Setting boundaries is something that no one wants to hear. Having a garden and raising animals is something that allows us to dream and see the cuteness in the animals we raise.
To set boundaries around that is anything but fun. But here’s the thing. I don’t know anyone who has an unlimited budget. Do you? Sure we all know those people who seem to act like money is no object but even they have a limit. Even if their bar is far higher than yours.
Why Boundaries Are Good
Boundaries give us clear lines in which we can work. We don’t have to question our distinction even if it is a hard one.
Four Key Areas I Want You To Think Though
I have four main areas I want you to think through and set your own boundaries on.
How much you will spend on an animal if it gets sick or injured.
This one is no fun and I have said it before. When in the heat of the moment our hearts what to say “do whatever it takes”. But what if that bill for doing whatever it takes is more than your car? Or costs as much as your house payment this month? Then what?
The first thing I look at is the quality of life the animal will have after the treatment is given. If the animal is going to be in pain or stuck in a life situation that will drive it crazy. You have to ask yourself if it’s worth the animal’s distress and or pain. To keep you from feeling guilty or emotional pain for a time.
Make An Emergency Fund
I don’t think this is new to anyone but set aside the cash or just now that you have $500 or $1000 in your savings account in case something goes wrong. And you chose to fix the animal.
How much time you will let each project or income stream take out of your overall day.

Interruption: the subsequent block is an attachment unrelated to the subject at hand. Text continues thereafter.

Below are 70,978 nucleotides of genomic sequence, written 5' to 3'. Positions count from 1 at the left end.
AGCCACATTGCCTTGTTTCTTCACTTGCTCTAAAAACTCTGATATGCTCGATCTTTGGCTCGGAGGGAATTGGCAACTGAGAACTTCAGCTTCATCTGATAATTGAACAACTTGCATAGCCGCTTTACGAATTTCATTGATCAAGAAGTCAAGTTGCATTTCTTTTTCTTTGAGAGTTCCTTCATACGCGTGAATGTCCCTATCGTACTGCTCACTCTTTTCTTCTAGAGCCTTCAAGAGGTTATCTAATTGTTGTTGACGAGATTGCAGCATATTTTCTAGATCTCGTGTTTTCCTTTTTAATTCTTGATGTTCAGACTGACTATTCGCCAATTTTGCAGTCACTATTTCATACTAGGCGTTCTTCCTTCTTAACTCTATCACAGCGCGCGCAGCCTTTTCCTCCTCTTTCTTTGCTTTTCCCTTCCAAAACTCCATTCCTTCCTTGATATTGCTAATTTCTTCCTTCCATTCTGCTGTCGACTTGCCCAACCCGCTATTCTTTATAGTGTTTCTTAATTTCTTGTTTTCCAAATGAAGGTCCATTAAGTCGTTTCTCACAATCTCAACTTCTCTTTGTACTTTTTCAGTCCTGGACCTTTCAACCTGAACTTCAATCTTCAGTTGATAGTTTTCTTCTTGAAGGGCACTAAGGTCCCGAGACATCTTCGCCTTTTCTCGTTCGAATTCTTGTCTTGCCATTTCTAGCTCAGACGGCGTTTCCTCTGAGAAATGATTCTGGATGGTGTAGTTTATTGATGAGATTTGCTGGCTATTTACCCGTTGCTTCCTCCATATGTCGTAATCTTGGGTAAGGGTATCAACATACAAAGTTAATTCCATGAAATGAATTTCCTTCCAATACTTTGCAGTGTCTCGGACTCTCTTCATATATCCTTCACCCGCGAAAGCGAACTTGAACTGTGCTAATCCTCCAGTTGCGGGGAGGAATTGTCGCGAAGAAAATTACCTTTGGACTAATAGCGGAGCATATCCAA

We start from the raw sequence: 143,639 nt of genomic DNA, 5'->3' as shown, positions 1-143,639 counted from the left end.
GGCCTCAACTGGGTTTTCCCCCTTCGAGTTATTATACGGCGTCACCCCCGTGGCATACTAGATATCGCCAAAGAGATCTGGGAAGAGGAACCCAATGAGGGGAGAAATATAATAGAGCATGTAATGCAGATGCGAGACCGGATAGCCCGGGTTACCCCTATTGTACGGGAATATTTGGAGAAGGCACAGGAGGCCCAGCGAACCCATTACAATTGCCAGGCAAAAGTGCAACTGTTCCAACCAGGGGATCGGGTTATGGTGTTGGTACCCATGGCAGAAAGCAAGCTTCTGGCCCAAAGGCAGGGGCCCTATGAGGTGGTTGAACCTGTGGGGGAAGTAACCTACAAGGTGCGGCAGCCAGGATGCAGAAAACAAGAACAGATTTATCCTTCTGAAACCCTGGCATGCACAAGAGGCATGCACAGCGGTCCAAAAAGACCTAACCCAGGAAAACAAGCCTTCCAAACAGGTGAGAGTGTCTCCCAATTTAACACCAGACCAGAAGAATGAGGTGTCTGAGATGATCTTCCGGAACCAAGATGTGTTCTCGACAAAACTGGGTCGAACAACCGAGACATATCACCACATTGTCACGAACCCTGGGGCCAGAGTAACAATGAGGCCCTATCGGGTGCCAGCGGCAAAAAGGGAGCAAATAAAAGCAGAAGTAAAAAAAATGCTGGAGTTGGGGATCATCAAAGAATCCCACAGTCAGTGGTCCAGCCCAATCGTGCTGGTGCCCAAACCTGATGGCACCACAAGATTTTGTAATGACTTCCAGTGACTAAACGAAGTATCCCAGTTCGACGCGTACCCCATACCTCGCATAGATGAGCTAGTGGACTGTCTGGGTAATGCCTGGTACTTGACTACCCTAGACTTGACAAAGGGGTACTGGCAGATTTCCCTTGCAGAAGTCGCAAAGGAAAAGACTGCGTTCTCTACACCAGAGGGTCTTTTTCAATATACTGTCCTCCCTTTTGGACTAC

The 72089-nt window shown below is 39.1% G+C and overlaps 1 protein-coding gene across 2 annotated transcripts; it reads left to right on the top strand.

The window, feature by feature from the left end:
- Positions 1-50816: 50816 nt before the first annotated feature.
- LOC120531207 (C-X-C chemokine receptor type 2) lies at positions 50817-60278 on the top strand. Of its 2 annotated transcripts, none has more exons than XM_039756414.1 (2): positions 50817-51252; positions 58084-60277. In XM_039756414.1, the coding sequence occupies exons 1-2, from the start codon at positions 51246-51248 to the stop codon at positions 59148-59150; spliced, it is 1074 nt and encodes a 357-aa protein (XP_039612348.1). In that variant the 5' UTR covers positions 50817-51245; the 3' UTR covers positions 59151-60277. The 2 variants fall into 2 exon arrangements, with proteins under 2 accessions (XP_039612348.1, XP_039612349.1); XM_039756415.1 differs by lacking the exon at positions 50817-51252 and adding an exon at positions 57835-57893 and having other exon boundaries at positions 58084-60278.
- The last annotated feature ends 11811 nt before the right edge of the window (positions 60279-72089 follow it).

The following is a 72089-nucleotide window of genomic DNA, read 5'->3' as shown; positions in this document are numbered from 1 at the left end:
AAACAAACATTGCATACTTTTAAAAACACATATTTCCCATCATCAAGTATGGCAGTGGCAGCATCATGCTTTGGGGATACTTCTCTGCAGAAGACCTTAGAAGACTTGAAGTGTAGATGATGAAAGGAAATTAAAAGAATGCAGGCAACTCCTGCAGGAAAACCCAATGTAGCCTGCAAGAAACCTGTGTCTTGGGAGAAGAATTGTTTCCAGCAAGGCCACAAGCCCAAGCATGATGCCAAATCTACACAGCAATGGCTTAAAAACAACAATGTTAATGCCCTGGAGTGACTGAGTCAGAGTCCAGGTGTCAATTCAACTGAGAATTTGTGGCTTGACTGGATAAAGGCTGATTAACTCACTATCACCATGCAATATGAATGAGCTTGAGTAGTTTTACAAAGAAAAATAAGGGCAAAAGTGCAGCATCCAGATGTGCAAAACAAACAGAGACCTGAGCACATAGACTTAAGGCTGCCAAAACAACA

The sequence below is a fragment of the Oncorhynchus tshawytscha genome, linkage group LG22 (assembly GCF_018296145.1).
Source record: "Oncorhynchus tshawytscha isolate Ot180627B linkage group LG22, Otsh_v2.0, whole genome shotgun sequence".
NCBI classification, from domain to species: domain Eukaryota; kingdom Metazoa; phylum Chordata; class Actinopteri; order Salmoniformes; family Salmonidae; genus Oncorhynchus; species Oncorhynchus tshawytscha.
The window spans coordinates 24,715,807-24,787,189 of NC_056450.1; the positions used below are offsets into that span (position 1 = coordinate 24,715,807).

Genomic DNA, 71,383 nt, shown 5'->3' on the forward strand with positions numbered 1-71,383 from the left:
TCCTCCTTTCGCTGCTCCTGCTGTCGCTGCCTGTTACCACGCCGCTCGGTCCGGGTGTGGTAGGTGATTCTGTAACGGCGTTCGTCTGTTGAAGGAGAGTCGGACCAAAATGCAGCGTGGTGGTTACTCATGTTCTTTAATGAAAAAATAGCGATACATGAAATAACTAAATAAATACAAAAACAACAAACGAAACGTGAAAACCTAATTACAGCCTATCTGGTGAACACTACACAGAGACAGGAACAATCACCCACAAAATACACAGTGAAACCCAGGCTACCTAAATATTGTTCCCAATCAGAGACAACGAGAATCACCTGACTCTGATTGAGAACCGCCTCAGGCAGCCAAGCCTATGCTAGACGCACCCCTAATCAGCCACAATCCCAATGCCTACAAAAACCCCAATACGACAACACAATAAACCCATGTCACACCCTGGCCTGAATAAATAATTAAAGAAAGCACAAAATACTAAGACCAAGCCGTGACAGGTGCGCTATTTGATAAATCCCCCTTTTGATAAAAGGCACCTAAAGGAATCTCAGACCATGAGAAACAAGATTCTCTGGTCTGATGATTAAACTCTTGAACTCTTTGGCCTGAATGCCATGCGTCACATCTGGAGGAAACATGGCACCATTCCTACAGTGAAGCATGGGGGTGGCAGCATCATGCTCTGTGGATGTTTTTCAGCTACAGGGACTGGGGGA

You have to be careful of what you expect yourself to do and what is logical. It makes my jaw drop when I hear the list of things homesteaders expect themselves to do ON TOP OF making money or working a 9-5.
Do the things you enjoy but if you only have a few hours a night or early mourning for a project chose your favorite and let it be that. We don’t live in a world where all of our bills can be paid from the crops we produce.
You need money. Even if it’s for a small parentage of your necessities.
Once the project (whether it’s a garden, animal, or product) is up and running, think about how much time it will cost you to run or do each day. Then where are you going to find those hours?
Think through that EVERY TIME you are wanting to raise that new animal or grow that new thing.
How much time you will allow customers to take of your time.
This is more likely to happen with people who buy animals. They tend to come back even years later to ask questions. Which is fine. But this can really eat into your time off. You have to set clear boundaries of when you will answer questions or respond back.
And do you know what will help you answer their questions even quicker? Write a blog post every time you get a question more than twice.
Yep, you read that right. How much quicker would it be if you could send someone a link to the words you have already typed up?
You don’t have to use a paid site service if you don’t intend to do anything more with it. Just start a free blog on wordpress.com
When will you stop trying to raise an animal, start a project, or income stream that isn’t working out like you had hoped?
Sometimes things are not what we thought they would be and that’s ok. I got a pair of pigeons the same time my mom did and ended up not sticking to it because they just aren’t for me.
It’s better that you get out as soon as you realize something isn’t right for you and find something that is. Now if it’s the work that causes you to dip then we have a problem. Life is not meant to be without work. But I do think you should love what you do.
Now I’m not saying you can’t ever go outside the lines. They serve as a warning sign to you so that if you decide to spend more than your original budget or take on an unplanned animal. There could be consciences for your choices. You have to be willing to pay those consequences.